An external, low-impedance, bias circuit 11 is connected to the base of transistor 3 to apply a DC bias to the transistor. This DC bias places the transistor in a state for linearly amplifying low-amplitude, alternating current (AC), analog signals. Transistors 1 and 2 are similarly biased at the same potential because their base leads are connected to the base lead of transistor 3 by resistors 7 and 8, respectively. When identical transistors are used for transistors 1, 2, and 3, the base-emitter, junction voltages of transistors 1, 2, and 3 are nearly equal, since the currents through resistors 7 and 8 will be negligible. The values of resistors 7 and 8 are ordinarily equal and are selected to achieve impedance matching of the differential amplifiers input with the output of the circuit sourcing the signal to be amplified to insure optimum power transfer, and to provide a proper bias on the transistors 1 and 2.
An external circuit 17, connected to the base 12 of transistor 4, applies a base-emitter junction voltage, VBE, regulating the amount of collector current, Ic, flowing through the collector-emitter junction of transistor 4. The collector current, Ic, flowing through transistor 4 is linearly proportional to the amplification gain of the emitter-coupled pair amplifier. By modulating the base-emitter junction voltage, VBE, across transistor 4, the gain of the differential amplifier may be linearly varied.
When a differential AC input signal, of proper amplitude for linear operation, is applied to input terminals 13 and 14 of the emitter-coupled pair amplifier, transistors 1 and 2 will conduct current through their collector-emitter junctions. In the absence of transistor 3, the collector current through an active transistor of the differential pair is given by Ic=GmVBE, where Gm is the gain of the transistor. As each collector current passes through the series connected resistors 5 and 6, voltage potentials develop across the resistors having magnitudes given by VR1=Ic1 R1 and VR2=Ic2 R2, respectively, where VR1 is the voltage potential across resistor 5, VR2 is the voltage potential across resistor 6, R1 is the resistance of resistor 5, R2 is the resistance of resistor 6, Ic1 is the collector current of transistor 1, and Ic2 is the collector current of transistor 2.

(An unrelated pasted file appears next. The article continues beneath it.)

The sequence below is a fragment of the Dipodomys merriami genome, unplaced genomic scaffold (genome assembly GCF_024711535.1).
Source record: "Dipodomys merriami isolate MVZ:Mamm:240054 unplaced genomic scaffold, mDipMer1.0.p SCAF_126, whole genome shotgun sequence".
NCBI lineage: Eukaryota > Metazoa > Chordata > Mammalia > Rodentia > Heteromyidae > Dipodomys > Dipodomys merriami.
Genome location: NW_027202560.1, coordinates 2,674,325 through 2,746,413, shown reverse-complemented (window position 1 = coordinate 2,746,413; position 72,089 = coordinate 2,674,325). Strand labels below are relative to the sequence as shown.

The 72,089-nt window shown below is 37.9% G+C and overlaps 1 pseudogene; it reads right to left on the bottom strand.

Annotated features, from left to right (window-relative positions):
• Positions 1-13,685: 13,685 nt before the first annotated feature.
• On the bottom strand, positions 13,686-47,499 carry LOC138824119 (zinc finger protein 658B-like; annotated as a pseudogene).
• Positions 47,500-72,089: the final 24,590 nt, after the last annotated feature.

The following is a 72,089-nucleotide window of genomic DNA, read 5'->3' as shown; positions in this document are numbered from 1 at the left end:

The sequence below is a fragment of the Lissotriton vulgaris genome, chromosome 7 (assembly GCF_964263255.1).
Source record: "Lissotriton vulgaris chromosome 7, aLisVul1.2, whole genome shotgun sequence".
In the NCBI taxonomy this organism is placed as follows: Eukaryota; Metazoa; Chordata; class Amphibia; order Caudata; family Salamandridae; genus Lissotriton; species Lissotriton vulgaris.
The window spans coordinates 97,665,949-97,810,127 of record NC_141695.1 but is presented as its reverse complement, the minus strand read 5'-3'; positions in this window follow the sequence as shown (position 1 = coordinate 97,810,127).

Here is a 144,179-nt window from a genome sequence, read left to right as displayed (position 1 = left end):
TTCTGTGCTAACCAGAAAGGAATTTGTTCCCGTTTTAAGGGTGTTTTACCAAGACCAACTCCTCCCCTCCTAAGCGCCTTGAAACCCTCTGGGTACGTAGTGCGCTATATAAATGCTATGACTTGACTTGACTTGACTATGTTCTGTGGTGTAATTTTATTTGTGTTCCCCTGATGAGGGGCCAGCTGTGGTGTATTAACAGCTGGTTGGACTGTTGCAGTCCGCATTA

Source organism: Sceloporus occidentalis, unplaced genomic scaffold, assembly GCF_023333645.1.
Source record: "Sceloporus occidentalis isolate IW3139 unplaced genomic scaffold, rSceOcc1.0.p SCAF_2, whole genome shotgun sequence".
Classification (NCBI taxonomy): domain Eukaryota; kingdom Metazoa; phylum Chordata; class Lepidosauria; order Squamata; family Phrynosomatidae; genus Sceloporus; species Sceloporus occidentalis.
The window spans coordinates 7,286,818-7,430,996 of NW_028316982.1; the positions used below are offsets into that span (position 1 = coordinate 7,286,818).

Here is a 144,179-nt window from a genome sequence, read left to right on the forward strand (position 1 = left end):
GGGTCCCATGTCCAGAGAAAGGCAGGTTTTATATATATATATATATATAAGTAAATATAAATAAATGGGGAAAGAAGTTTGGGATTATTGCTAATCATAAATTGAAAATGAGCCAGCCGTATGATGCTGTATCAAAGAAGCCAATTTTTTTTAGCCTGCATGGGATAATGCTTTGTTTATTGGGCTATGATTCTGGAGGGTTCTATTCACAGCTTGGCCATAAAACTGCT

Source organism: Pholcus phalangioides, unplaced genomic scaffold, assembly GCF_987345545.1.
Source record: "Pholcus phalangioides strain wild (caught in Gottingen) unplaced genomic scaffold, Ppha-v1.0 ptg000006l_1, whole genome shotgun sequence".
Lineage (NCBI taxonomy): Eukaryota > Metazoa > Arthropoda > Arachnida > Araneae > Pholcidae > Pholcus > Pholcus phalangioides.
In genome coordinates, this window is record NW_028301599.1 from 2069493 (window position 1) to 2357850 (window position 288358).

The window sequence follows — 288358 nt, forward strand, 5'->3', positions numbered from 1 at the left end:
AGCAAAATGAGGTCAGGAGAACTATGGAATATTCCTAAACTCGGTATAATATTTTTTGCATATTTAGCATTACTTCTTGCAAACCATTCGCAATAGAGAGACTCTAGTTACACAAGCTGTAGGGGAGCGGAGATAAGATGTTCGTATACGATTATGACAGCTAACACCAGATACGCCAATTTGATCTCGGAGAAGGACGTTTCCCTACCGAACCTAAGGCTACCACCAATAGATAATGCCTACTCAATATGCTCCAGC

Transistor 3 will develop a voltage drop across its collector-emitter junction that is equivalent to the combined voltage drop across each of the collector-emitter junctions of the differential pair of transistors, 1 and 2, and their associated, collector resistors, 5 or 6. Since a portion of each combined voltage drop is a voltage potential across the collector-emitter junctions of transistors 1 and 2, respectively, the use of transistor 3 in the circuit reduces the current through resistors 5 and 6 and corresponding voltage potentials, VR1 and VR2, that may develop across the series connected resistors 5 and 6. The reduction in current for large input signal voltage swings results because the excess current which would cause clipping is diverted through transistor 3.